Top 1% get big bang from tax breaks

major tax expenditures
Income ranges for family of four: Highest quintile ($163K and up); fourth quintile ($110K to $163K); middle quintile ($77K to $110K); second quintile ($50K to $77K); lowest quintile (less than $50K).

There are more than 200 tax breaks in the U.S. tax code, and the top 10 for individuals are by far the most expensive. How expensive? They will cost federal coffers $12 trillion over the next decade.

But the dollar benefits of those top 10 breaks are not distributed evenly across income groups.

The top 20% of households will enjoy more than half of the combined benefits of the major tax expenditures this year, according to a report by the Congressional Budget Office released Wednesday.

And within that top 20%, the benefits skew disproportionately to the highest earners.

The top 1% -- who make at least $327,000 as individuals or $654,000 as a family of four -- get 17% of the breaks' value.

The largest breaks include the tax-free treatment of employer contributions to workers' health insurance; tax preferred retirement savings; state and local tax deductions; and reduced rates on capital gains and dividends.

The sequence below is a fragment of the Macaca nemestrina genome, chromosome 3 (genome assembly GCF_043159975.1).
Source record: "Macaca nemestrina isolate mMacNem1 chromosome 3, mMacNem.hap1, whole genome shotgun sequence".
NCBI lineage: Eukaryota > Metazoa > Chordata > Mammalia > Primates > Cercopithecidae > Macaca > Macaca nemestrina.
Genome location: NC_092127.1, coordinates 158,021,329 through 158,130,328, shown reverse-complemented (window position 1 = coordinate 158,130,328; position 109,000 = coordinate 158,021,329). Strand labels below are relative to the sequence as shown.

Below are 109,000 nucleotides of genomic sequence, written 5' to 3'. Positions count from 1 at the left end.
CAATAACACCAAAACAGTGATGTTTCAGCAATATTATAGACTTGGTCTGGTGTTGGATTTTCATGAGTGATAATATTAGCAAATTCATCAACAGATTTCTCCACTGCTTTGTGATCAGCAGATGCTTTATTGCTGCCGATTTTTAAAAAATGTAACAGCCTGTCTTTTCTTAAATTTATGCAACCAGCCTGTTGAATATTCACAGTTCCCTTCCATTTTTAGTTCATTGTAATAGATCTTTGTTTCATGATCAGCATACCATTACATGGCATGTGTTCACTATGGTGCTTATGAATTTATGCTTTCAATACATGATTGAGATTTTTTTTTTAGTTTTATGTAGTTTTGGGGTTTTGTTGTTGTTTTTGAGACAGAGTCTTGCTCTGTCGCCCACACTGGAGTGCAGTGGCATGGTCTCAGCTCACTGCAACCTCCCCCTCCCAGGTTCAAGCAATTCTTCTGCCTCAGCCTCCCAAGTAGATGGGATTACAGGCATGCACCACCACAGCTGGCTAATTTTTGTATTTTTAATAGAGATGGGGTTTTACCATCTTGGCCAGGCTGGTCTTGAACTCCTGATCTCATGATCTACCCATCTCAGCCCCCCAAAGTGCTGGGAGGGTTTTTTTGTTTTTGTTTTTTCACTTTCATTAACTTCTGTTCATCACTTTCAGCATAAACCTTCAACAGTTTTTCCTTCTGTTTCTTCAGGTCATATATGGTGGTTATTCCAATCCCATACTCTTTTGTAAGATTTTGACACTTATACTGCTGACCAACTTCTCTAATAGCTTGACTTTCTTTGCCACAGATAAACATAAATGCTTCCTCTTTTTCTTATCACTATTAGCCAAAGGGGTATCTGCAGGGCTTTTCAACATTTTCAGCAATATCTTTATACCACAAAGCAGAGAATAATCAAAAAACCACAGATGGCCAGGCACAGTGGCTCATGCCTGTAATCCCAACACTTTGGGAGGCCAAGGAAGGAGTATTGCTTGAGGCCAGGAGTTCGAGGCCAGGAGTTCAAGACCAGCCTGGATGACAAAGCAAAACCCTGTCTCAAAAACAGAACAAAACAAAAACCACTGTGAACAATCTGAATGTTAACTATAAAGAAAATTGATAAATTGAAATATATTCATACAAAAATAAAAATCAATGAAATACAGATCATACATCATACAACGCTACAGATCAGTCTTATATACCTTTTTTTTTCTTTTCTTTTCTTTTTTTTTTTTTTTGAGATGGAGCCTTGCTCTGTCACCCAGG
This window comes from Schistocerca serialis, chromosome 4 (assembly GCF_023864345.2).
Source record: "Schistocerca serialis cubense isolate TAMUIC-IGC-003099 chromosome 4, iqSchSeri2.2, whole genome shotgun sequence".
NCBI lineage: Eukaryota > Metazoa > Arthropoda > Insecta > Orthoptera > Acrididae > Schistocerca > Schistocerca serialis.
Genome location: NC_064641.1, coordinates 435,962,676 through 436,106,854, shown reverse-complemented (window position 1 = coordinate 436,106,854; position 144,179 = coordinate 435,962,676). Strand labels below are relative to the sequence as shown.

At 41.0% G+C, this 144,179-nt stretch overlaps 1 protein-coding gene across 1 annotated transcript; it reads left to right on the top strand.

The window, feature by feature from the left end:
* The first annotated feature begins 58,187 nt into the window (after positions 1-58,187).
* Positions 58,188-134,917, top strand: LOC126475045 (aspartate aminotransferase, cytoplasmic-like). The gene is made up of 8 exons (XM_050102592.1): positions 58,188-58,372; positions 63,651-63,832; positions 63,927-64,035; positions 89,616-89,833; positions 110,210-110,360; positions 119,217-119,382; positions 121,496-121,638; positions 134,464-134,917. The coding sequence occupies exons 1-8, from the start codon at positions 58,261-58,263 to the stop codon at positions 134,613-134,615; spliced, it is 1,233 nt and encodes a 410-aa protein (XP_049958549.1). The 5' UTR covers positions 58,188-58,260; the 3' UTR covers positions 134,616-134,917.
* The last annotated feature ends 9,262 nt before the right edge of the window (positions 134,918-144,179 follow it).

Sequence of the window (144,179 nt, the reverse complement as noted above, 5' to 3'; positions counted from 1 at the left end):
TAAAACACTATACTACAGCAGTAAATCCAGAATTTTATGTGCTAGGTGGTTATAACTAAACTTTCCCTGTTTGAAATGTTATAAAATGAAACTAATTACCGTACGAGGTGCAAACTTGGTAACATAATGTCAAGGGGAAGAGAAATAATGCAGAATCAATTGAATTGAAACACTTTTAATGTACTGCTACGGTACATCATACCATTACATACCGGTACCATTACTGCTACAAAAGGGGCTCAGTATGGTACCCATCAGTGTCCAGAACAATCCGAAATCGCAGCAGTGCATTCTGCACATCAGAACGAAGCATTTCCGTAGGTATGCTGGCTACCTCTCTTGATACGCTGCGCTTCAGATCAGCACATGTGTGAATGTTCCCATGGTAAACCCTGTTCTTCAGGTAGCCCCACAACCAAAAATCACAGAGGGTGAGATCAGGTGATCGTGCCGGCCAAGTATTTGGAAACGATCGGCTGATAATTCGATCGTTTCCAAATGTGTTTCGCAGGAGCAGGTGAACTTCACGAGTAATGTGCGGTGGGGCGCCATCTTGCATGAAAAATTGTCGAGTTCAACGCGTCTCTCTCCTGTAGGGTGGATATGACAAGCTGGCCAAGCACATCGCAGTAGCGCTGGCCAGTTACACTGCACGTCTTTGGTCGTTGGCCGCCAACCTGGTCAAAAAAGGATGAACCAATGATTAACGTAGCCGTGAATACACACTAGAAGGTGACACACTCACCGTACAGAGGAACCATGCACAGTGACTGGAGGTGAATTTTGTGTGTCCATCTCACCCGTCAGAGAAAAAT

Related: Worst corporate tax breaks

That's not to say that low- and middle-income households don't benefit from the major tax breaks and wouldn't notice if they were curtailed -- a distinct possibility when lawmakers eventually do embark on tax reform.

This year, households in the middle income quintile will enjoy about 13% of the value of the biggest breaks, the budget office estimates. Those in the middle include one-person households earning roughly $39,000 to $55,000 and four-person households earning between $77,000 and $110,000.

The lowest earners, who make no more than $25,000 as singles or $50,000 as four-person households, will get only 8% of the benefit of the tax expenditures. What value they do see will come primarily from the Earned Income Tax Credit and, to a lesser extent, the child tax credit.

Looking ahead, the CBO notes that once health reform is in full swing starting next year, lower- and middle-income families will start to qualify for the federal tax subsidies to buy health insurance on newly created insurance exchanges.

"Those credits are expected to be substantial," the CBO wrote. At the same time, it also noted that "because many of the lowest-income taxpayers will be eligible for Medicaid, they will not benefit from the tax expenditure."

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